With their waddling gait, tuxedo-like coloring, and inability to fly, penguins are some of the world’s most iconic birds. Ask the average person where to find penguins and they will mostly likely tell you to check the South Pole. Penguins do indeed favor colder waters, but only seven species out of roughy 20 inhabit the Antarctic. It may sound surprising to hear that there are penguins in Australia, a continent usually associated with scorching, arid deserts. The Land Down Under just so happens to be home to the world’s smallest, and arguably most adorable, penguin species, the little blue penguin.
Where do little blue penguins live?
Like all penguins, little blue penguins are native to the Southern Hemisphere. They can be found all along the southern coast of Australia from Western Australia to Victoria and up through New South Wales. Little blue penguins are also found in Tasmania, New Zealand, and the Chatham Islands. There have also been reports of little blue penguins from Chile.
Are little blue penguins really blue?
Unlike other penguin species, little blue penguins have dorsal feathers and flippers that are blue rather than black. They are still white underneath, as this countershading proves very effective camouflage out in open water. Immature penguins are lighter in color than the adults. Little blue penguins are the smallest of all penguins, standing just over a foot tall and weighing three pounds. Because of their size and color, they are sometimes called fairy penguins.
What do little blue penguins eat?
Little blue penguins do all of their hunting in the ocean, although they generally stay close to shore. They are diurnal hunters that rely on their sharp eyesight to look for baitfish, squid, and crustaceans. Recent research has shown that they also actively prey on certain species of jellyfish, particularly the genera Chrysaora and Cyanea. Most of a penguin’s dives are short, no deeper than about six feet and for maybe about 20 seconds, and thus the birds must dive frequently in order to feed. However, they can stay submerged for as long as a minute and swim to depths of over 60 feet.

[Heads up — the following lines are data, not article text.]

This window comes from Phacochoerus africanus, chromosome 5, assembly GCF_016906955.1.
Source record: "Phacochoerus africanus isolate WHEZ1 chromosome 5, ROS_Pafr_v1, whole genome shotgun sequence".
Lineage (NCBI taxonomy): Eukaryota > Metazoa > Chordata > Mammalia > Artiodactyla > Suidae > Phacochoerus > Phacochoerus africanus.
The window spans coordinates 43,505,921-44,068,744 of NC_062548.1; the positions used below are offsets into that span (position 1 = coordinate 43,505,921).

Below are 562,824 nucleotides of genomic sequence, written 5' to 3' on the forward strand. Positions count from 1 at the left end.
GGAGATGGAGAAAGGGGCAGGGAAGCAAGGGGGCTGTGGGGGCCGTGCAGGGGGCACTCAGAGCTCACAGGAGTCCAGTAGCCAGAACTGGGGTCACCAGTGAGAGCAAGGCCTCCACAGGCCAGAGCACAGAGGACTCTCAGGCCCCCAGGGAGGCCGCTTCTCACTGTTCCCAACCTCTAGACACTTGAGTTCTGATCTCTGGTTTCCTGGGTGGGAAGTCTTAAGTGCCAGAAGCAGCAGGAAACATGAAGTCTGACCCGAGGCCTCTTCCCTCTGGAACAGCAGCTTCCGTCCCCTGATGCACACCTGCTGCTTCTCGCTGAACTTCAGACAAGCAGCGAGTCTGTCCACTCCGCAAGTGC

Are little blue penguins endangered?
With a global population of an estimated 600,000 individuals, the little blue penguin is not endangered and is classified as least concern. That being said, they face the same threats that other seabirds face. They are susceptible to oil spills, getting tangled in fishing gear, and accidentally ingesting plastic. As human development encroaches on their nesting sites, penguins are at greater risk of being hit by cars. Due to their small size little blue penguins have great difficulty defending themselves from their natural predators, which include sea lions, white-bellied sea eagles, and even monitor lizards when they come ashore. Invasive species like stoats, foxes, rats, and feral cats prey on eggs and chicks.